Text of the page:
40 by 1024 sddata, 4 classes: 'B1'(10) 'B2'(10) 'B20a'(10) 'B21a'(10) 
76 by 1024 sddata, 4 classes: 'B1'(21) 'B2'(18) 'B20a'(14) 'B21a'(23) 

5.8.2. Fixing the random state ↩

randsubset leverages Matlab random number generator. We should, therefore, set the random state before calling it to get repeatedly identical sample subset:

>> rand('state',42) %  fixing random state
>> c=randsubset(b,10,'all')
10 by 1024 sddata, 3 'video' groups: 'day 1'(6) 'day 2'(2) 'day 3'(2) 
>> +c(1,1:3)
ans =
49    47    43

>> rand('state',42) 
>> c=randsubset(b,10,'all') %  the same subset
10 by 1024 sddata, 3 'video' groups: 'day 1'(6) 'day 2'(2) 'day 3'(2) 
>> +c(1,1:3)
ans =
49    47    43

>> c=randsubset(b,10,'all') %  now we get a different subset
10 by 1024 sddata, 3 'video' groups: 'day 1'(7) 'day 2'(2) 'day 3'(1) 
>> +c(1,1:3)
ans =
86    85    87

5.9. Renaming classes and defining meta-classes ↩

It is often useful to define new classification problems by renaming the existing classes. For example, in the road sign problem, we might be interested building classifiers for the high-level groups of prohibitive signs (with red/white/black boards), red/blue no-stopping/parking signs and blue/white obligatory signs.

perClass provides the sdrelab command that allows us to quickly relabel the sddata set or sdlab. sdrelab takes a data set and a cell array with class re-writing rules of the format:

{ existing_class new_class ...}

The existing class may be specified by name or index. When using indices, we can easily refer to a group of existing classes in the input data. In the road sign example:

>> a
381 by 1024 sddata, 17 classes: [31  28  24  33  19  21  57  26  21   9  13  15  14   1  14  29  26]
>> c=sdrelab(a,{[1:6 9] 'prohibitive' 7:8 'nostop' 10:17 'obligatory'})
  1: B1     -> prohibitive
  2: B2     -> prohibitive
  3: B20a   -> prohibitive
  4: B21a   -> prohibitive
  5: B24a   -> prohibitive
  6: B24b   -> prohibitive
  7: B28    -> nostop     
  8: B29    -> nostop     
  9: B4     -> prohibitive
 10: C3     -> obligatory 
 11: C4b    -> obligatory 
 12: C4c    -> obligatory 
 13: C4d    -> obligatory 
 14: C4e    -> obligatory 
 15: C4f    -> obligatory 
 16: C5a    -> obligatory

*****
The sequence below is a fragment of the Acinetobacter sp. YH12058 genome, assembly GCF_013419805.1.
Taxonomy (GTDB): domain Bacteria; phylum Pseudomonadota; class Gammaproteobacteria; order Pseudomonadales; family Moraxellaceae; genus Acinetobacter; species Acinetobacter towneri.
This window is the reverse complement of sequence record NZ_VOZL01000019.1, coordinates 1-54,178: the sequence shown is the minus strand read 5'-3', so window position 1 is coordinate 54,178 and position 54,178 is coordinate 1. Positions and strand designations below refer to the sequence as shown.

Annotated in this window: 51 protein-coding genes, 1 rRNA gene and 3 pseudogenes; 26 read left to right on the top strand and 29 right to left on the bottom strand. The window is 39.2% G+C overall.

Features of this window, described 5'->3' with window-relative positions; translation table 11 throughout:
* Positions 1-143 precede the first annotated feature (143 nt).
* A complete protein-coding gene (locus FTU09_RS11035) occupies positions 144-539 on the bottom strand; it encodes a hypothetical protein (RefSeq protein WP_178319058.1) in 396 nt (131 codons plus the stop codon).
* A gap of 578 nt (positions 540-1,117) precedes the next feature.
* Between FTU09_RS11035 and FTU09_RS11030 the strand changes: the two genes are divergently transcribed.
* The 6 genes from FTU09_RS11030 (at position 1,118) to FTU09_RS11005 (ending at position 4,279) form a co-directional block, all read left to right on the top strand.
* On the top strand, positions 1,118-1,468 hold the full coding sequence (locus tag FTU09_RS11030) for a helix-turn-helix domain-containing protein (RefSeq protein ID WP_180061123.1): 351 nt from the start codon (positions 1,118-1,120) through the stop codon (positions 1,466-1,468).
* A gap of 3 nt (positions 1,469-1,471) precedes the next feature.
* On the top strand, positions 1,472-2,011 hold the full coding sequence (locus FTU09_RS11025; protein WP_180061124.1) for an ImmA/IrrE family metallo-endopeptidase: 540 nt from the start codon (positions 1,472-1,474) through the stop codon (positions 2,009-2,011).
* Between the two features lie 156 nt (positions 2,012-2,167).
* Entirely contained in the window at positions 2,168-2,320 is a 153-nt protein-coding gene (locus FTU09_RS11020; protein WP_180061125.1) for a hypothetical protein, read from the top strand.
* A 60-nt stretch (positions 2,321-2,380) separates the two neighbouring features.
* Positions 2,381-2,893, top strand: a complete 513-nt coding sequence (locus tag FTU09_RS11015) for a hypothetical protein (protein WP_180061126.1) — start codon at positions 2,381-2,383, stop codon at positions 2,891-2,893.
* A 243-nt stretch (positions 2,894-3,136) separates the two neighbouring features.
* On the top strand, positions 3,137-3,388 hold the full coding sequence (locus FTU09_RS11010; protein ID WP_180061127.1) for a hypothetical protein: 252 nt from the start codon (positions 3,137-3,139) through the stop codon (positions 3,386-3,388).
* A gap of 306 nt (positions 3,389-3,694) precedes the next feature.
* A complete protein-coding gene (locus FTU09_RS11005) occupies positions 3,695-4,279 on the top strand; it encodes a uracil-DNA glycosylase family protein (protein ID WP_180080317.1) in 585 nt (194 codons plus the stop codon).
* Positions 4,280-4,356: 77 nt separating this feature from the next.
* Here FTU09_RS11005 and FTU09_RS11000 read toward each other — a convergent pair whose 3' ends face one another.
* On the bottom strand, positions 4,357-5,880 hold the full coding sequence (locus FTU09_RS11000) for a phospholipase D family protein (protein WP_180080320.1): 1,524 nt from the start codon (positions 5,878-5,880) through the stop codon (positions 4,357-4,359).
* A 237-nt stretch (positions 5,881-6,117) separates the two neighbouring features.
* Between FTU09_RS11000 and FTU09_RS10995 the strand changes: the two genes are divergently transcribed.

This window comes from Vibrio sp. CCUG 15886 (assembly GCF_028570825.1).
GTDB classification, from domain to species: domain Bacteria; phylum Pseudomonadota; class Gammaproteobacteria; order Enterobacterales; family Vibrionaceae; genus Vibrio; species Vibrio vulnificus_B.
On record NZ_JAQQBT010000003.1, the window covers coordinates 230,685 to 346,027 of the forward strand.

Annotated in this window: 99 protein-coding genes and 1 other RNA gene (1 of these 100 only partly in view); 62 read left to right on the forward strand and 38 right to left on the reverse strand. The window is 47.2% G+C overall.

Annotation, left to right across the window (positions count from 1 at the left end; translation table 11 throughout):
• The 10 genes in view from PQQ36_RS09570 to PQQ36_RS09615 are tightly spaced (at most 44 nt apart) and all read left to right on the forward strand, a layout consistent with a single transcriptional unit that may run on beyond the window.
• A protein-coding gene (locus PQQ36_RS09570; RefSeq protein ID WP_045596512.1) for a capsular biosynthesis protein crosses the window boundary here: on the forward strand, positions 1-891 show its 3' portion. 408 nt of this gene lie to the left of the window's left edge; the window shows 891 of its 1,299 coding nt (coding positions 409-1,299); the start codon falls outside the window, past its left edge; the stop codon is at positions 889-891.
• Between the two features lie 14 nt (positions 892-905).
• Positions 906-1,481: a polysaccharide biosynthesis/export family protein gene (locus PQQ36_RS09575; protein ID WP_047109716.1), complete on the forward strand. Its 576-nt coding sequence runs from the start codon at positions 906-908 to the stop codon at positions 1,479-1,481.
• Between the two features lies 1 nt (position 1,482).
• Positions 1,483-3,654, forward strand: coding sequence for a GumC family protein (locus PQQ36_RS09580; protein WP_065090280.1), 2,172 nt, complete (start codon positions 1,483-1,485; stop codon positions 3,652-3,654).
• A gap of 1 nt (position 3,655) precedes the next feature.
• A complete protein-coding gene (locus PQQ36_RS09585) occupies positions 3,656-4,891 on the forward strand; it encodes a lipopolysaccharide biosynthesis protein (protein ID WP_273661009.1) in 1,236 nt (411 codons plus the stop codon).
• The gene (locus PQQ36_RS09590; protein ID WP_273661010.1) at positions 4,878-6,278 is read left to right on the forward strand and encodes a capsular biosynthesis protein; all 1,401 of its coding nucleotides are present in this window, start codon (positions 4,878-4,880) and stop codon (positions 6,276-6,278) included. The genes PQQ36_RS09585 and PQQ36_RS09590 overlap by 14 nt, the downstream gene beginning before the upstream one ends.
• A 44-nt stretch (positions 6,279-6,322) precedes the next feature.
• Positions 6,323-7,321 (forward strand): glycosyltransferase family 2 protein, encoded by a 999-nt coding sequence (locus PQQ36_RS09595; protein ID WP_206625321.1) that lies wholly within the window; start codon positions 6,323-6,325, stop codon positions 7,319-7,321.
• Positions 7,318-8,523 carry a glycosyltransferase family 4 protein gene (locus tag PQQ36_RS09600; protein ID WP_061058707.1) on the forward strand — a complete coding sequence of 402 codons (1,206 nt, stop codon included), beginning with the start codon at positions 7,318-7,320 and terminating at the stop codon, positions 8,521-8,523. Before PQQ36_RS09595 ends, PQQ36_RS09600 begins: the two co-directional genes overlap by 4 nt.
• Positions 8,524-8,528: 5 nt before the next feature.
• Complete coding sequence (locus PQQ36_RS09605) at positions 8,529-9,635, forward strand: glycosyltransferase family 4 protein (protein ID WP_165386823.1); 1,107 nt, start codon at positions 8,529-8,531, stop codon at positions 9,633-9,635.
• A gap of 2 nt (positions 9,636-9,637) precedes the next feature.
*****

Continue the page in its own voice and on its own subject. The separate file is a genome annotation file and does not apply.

17: C5b    -> obligatory 
381 by 1024 sddata, 3 classes: 'prohibitive'(177) 'nostop'(83) 'obligatory'(121) 

The same task is simpler with regular expressions, where we specify the substrings instead of class indices:

>> d=sdrelab(a,{'/B28|B29','nonstop','/B','prohibitive','/C','obligatory'})
  1: B1     -> prohibitive
  2: B2     -> prohibitive
  3: B20a   -> prohibitive
  4: B21a   -> prohibitive
  5: B24a   -> prohibitive
  6: B24b   -> prohibitive
  7: B28    -> nonstop
  8: B29    -> nonstop
  9: B4     -> prohibitive
 10: C3     -> obligatory
 11: C4b    -> obligatory
 12: C4c    -> obligatory
 13: C4d    -> obligatory
 14: C4e    -> obligatory
 15: C4f    -> obligatory
 16: C5a    -> obligatory
 17: C5b    -> obligatory
381 by 1024 sddata, 3 classes: 'nonstop'(83) 'prohibitive'(177) 'obligatory'(121) 

First, we labeled classes matching B28 OR B29 into nostop, then all the classes containing B will became prohibitive and, finally, the ones containing C were labeled obligatory.

sdrelab also allows us to define the existing classes by the negation operator ~ (tilde). In this way, we can quickly relabel all classes other than a specific class. Here, we will relabel the signs, that are not prohibitive, as others:

>> d=sdrelab(c,{'~prohibitive','others'})
  1: prohibitive -> prohibitive
  2: nostop -> others     
  3: obligatory -> others     
381 by 1024 sddata, 2 classes: 'prohibitive'(177) 'others'(204) 

To suppress printing of the conversion table, use 'nodisplay' option:

>> d=sdrelab(c,{'~prohibitive','others'},'nodisplay')
381 by 1024 sddata, 2 classes: 'prohibitive'(177) 'others'(204) 

To rename all classes into one use the 'all' option:

>> d=sdrelab(a,'all','road signs')
381 by 1024 sddata, class: 'road signs'    

5.9.1. Adding prefix or suffix to all class names ↩

sdrelab allows us to add a prefix or suffix string to all class names with one command. This is useful, for example, when comparing two versions of the same data set when analyzing effects of updated feature computation or sensor normalization.

We may add the prefix 'old' to the classes in old data set, concatenate the old and new data sets and visualize the total set using sdscatter. This will allow us to visually separate old and new object instances.

>> load fruit
260 by 2 sddata, 3 classes: 'apple'(100) 'banana'(100) 'stone'(60) 

>> a_old=sdrelab(a,'add','old-')
260 by 2 sddata, 3 classes: 'old-apple'(100) 'old-banana'(100) 'old-stone'(60) 

The option 'add' is a synonym for 'prefix'. sdrelab also provides the 'suffix' option.